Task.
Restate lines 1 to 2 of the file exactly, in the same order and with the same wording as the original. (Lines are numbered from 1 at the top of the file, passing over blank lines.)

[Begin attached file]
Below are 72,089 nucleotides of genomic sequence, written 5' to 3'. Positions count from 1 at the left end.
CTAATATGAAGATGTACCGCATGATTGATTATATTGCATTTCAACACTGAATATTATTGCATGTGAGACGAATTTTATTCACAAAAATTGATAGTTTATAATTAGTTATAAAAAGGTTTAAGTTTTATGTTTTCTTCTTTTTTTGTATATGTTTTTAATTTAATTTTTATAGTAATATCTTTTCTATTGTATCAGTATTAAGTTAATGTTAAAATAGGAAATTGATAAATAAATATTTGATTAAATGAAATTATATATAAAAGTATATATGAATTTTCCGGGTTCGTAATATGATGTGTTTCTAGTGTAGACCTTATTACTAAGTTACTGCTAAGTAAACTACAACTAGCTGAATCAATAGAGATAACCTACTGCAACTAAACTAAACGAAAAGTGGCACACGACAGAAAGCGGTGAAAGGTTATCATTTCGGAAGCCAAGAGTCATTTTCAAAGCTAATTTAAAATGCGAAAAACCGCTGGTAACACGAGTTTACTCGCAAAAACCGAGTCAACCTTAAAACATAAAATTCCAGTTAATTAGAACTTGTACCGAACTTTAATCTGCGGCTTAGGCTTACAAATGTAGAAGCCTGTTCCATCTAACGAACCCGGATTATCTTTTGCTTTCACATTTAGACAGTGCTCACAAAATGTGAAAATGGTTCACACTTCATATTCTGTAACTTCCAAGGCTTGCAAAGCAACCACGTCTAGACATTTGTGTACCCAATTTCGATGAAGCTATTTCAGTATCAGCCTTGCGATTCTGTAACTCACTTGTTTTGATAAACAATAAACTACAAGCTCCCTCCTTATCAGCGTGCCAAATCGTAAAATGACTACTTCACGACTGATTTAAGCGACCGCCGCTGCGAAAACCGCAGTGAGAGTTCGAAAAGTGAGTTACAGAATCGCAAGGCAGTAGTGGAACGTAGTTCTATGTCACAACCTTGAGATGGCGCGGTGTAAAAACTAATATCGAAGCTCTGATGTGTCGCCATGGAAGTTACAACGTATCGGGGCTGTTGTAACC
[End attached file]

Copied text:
Below are 72,089 nucleotides of genomic sequence, written 5' to 3'. Positions count from 1 at the left end.
CTAATATGAAGATGTACCGCATGATTGATTATATTGCATTTCAACACTGAATATTATTGCATGTGAGACGAATTTTATTCACAAAAATTGATAGTTTATAATTAGTTATAAAAAGGTTTAAGTTTTATGTTTTCTTCTTTTTTTGTATATGTTTTTAATTTAATTTTTATAGTAATATCTTTTCTATTGTATCAGTATTAAGTTAATGTTAAAATAGGAAATTGATAAATAAATATTTGATTAAATGAAATTATATATAAAAGTATATATGAATTTTCCGGGTTCGTAATATGATGTGTTTCTAGTGTAGACCTTATTACTAAGTTACTGCTAAGTAAACTACAACTAGCTGAATCAATAGAGATAACCTACTGCAACTAAACTAAACGAAAAGTGGCACACGACAGAAAGCGGTGAAAGGTTATCATTTCGGAAGCCAAGAGTCATTTTCAAAGCTAATTTAAAATGCGAAAAACCGCTGGTAACACGAGTTTACTCGCAAAAACCGAGTCAACCTTAAAACATAAAATTCCAGTTAATTAGAACTTGTACCGAACTTTAATCTGCGGCTTAGGCTTACAAATGTAGAAGCCTGTTCCATCTAACGAACCCGGATTATCTTTTGCTTTCACATTTAGACAGTGCTCACAAAATGTGAAAATGGTTCACACTTCATATTCTGTAACTTCCAAGGCTTGCAAAGCAACCACGTCTAGACATTTGTGTACCCAATTTCGATGAAGCTATTTCAGTATCAGCCTTGCGATTCTGTAACTCACTTGTTTTGATAAACAATAAACTACAAGCTCCCTCCTTATCAGCGTGCCAAATCGTAAAATGACTACTTCACGACTGATTTAAGCGACCGCCGCTGCGAAAACCGCAGTGAGAGTTCGAAAAGTGAGTTACAGAATCGCAAGGCAGTAGTGGAACGTAGTTCTATGTCACAACCTTGAGATGGCGCGGTGTAAAAACTAATATCGAAGCTCTGATGTGTCGCCATGGAAGTTACAACGTATCGGGGCTGTTGTAACC